Nope, disagree 100% with the author. I wouldn't think of opening a box of pasta any more than I would consider getting sauce from a jar–ugh!.
I buy semolina in bulk and have 2 pasta machines – one with the discs to make all shapes and make gnocci by hand occasionally and ravioli.
no comparison to boxed.
The beauty of any food is that everyone has their own taste preferences and opinions. I personally like both fresh and dry equally for completely different reasons.
Not quite sure how he sees Barilla in the same league as DeCecco. Barilla tastes more like San Gorgio and Muellers.
NUmber 3, ITS CHINESE , explorers brought over from china, read your history books
Newman's, Barillo and Bertolli's sauces are great for the price. As for whole wheat, the 51% blend by Barilla is my go-to
If you think Barilla pasta is better than fresh homemade... write for a racing form or something. Yeesh! In Italy Barilla is only pretty good for a dried pasta. In the US, it's not; water, flour, production process, I don't know. It's just not the same.
Fresh pasta is flour, eggs, oil, 45 minutes and another world. Pasta is NOT food an ignoramus. Where the heck do these people come from? :-)
I know, I know, I'm a wet blanket here – but pasta is one of the main reasons americans have such high rates of diabetes. Eating massive amounts of processed carbs all at once is a horrible idea for your health. And the "lowfat" craze made it worse, making people think that eating a bunch of pasta is healthy because it doesn't have a lot of fat...
Pointing a finger at one thing and trying to blame that thing for all the woes in whatever topic without doing the research just doesn't make for a healthy mindset.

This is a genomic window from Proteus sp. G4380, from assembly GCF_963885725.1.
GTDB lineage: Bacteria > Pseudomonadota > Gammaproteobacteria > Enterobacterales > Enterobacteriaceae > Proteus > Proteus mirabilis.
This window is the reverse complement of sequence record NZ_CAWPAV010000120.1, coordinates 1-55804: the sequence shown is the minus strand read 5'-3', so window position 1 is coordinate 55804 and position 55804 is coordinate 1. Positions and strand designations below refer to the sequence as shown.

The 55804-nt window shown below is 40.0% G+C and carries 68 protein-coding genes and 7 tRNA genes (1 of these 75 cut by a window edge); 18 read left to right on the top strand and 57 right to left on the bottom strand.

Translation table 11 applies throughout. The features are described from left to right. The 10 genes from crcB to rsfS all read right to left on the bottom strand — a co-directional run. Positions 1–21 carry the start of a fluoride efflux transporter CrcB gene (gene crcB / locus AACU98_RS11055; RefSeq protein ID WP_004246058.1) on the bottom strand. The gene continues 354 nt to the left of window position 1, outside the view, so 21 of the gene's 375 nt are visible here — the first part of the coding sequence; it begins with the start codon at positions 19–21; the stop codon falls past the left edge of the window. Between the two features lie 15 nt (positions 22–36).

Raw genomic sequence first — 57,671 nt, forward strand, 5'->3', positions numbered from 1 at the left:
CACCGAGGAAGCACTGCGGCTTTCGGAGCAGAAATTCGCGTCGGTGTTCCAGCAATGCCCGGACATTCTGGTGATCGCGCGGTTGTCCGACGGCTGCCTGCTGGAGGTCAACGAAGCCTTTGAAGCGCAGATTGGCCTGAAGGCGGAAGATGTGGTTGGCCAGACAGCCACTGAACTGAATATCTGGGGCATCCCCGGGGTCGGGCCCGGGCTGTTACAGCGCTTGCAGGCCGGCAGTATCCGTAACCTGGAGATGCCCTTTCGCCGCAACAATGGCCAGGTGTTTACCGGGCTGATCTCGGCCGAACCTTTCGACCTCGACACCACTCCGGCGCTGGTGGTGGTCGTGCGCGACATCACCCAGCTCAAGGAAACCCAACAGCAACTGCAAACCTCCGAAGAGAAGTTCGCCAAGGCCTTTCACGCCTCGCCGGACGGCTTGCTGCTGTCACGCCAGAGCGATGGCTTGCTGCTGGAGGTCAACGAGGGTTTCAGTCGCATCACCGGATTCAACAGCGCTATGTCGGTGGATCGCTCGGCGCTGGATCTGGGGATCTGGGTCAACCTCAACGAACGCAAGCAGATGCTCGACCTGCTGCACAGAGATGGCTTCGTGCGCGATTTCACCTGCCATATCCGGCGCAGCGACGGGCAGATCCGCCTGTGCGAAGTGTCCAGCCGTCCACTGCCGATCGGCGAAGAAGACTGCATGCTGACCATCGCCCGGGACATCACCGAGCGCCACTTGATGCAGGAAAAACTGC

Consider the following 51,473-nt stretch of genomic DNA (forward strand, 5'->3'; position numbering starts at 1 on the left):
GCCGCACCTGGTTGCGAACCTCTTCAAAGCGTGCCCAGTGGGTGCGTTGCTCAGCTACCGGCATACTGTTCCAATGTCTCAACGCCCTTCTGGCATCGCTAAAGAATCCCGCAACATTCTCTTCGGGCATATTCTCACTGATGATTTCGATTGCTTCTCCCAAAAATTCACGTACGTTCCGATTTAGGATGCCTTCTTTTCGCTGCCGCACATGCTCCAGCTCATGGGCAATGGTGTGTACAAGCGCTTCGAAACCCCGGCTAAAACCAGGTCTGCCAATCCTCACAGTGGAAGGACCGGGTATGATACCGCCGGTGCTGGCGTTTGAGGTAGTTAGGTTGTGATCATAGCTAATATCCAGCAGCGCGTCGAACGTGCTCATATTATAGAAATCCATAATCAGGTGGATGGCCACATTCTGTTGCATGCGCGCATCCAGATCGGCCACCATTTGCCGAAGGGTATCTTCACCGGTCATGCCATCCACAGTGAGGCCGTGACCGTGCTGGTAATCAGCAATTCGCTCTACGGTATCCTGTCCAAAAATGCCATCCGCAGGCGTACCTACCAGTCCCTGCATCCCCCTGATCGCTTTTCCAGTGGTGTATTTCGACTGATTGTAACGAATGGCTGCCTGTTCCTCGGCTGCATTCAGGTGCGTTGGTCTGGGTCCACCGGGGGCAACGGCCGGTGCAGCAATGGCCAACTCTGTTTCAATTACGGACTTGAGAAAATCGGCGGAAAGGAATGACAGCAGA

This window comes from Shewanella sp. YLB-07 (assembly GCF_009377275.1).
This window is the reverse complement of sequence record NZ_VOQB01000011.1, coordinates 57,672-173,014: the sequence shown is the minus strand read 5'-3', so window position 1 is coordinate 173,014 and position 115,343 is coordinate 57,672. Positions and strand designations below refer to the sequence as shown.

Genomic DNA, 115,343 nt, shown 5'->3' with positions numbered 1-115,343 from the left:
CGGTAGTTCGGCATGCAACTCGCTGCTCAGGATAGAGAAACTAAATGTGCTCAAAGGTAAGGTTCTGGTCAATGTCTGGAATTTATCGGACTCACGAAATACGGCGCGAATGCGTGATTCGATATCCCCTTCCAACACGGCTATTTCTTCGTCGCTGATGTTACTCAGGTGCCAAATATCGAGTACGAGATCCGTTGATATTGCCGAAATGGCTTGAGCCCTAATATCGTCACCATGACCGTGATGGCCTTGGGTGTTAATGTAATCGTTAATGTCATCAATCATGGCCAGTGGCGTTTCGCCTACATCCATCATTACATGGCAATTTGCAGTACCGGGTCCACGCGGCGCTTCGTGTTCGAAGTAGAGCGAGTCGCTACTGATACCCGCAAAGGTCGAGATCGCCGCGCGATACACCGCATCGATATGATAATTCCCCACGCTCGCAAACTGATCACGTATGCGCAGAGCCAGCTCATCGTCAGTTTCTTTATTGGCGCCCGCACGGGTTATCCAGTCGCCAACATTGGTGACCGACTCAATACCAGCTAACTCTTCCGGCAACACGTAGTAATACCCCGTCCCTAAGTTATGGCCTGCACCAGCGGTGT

Actually, pasta made with egg and durham semolina is a healthy food for diabetics. Not only is this type of pasta full of fiber, but it's got a good balance of protein to non-fiber carbs.Fat isn't so much of a problem for diabetics; it's the carbs that get turned into fat that have to be watched. Balancing out carbs to protein, the right type of carbs, and all that, is trickier than it looks. People actually have to read the labels of their pastas to make sure they're getting durham semolina (hint, the blue box? not durham wheat). Then people need to control portion size and the sauce they put on that pasta (including checking protein to carb ratios) in order to balance into a healthy diet.
This cook (chef would make fresh) is an idiot. Fresh pasta is way better and I would never eat at a crappy establishment that can't take 15 extra minutes to make it from scratch. Terrible article...
Here, check out this fresh pasta coupon.
I didn't click on a "rick roll" website, that was funny (not really) a year ago. You are as dumb as the chef who uses dry pasta.
Yeah it was a dumb joke and was meant to be. So what. Lighten' up beotch and stuff your fresh pasta riight in your kiss hole.
Fuktard pasta moron. Go back to FOX entertainment news.
Yeah, and a year ago you were an epic idiot and a year later you still are.
Pasta is a food for ignoramus. All the nutrition has already been wrung out and to make the b i t c h taste good you have to put a lot of things in it. What a waste!
Articles like these are presented for consideration and alternate views. Not to be run through the hypocritical American Spell Check device or Opinion Machine. If you disagree with his opinion, it's awesome you share with us some ideas that conflict or that you've found to not hold up. Otherwise, you surf the opinion wave with embarrasing flaw- and we know what the opinion wave is made out of (think about the saying).
And if you want to know how Italy does it, research it. Google is pretty neat I hear.
Although I mostly despise what I read on the "opinion wave", especially specific topics that I am educated in, regional Italian cuisine being one of them. It is important to hopefully at least in one case make a positive influence. Spark their interest into researching something and educating themselves in an area they never thought twice about before. I for one picked up one small thing after sifting through posts.
Get every new post delivered to your Inbox.
Join 8,155 other followers